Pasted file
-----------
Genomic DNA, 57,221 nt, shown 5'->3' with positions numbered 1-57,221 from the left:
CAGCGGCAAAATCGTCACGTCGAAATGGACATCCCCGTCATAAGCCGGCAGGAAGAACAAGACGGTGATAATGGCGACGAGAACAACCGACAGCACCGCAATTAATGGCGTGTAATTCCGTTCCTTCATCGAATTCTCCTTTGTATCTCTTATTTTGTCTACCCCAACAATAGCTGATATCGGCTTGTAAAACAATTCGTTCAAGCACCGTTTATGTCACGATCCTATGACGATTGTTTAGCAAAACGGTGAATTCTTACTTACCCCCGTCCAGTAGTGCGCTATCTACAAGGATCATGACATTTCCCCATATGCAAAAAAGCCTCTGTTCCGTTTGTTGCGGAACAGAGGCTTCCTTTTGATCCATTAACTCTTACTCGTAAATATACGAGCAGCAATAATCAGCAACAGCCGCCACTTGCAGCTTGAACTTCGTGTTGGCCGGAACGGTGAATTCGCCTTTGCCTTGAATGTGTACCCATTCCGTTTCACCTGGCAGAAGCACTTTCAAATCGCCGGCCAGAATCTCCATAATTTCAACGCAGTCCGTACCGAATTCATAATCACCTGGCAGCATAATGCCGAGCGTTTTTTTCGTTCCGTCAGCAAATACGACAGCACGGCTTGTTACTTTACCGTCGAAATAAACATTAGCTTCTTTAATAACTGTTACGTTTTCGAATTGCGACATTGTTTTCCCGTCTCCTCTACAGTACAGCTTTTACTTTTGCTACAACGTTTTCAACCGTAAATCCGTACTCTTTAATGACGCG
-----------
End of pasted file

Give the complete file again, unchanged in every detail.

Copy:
Genomic DNA, 57,221 nt, shown 5'->3' with positions numbered 1-57,221 from the left:
CAGCGGCAAAATCGTCACGTCGAAATGGACATCCCCGTCATAAGCCGGCAGGAAGAACAAGACGGTGATAATGGCGACGAGAACAACCGACAGCACCGCAATTAATGGCGTGTAATTCCGTTCCTTCATCGAATTCTCCTTTGTATCTCTTATTTTGTCTACCCCAACAATAGCTGATATCGGCTTGTAAAACAATTCGTTCAAGCACCGTTTATGTCACGATCCTATGACGATTGTTTAGCAAAACGGTGAATTCTTACTTACCCCCGTCCAGTAGTGCGCTATCTACAAGGATCATGACATTTCCCCATATGCAAAAAAGCCTCTGTTCCGTTTGTTGCGGAACAGAGGCTTCCTTTTGATCCATTAACTCTTACTCGTAAATATACGAGCAGCAATAATCAGCAACAGCCGCCACTTGCAGCTTGAACTTCGTGTTGGCCGGAACGGTGAATTCGCCTTTGCCTTGAATGTGTACCCATTCCGTTTCACCTGGCAGAAGCACTTTCAAATCGCCGGCCAGAATCTCCATAATTTCAACGCAGTCCGTACCGAATTCATAATCACCTGGCAGCATAATGCCGAGCGTTTTTTTCGTTCCGTCAGCAAATACGACAGCACGGCTTGTTACTTTACCGTCGAAATAAACATTAGCTTCTTTAATAACTGTTACGTTTTCGAATTGCGACATTGTTTTCCCGTCTCCTCTACAGTACAGCTTTTACTTTTGCTACAACGTTTTCAACCGTAAATCCGTACTCTTTAATGACGCG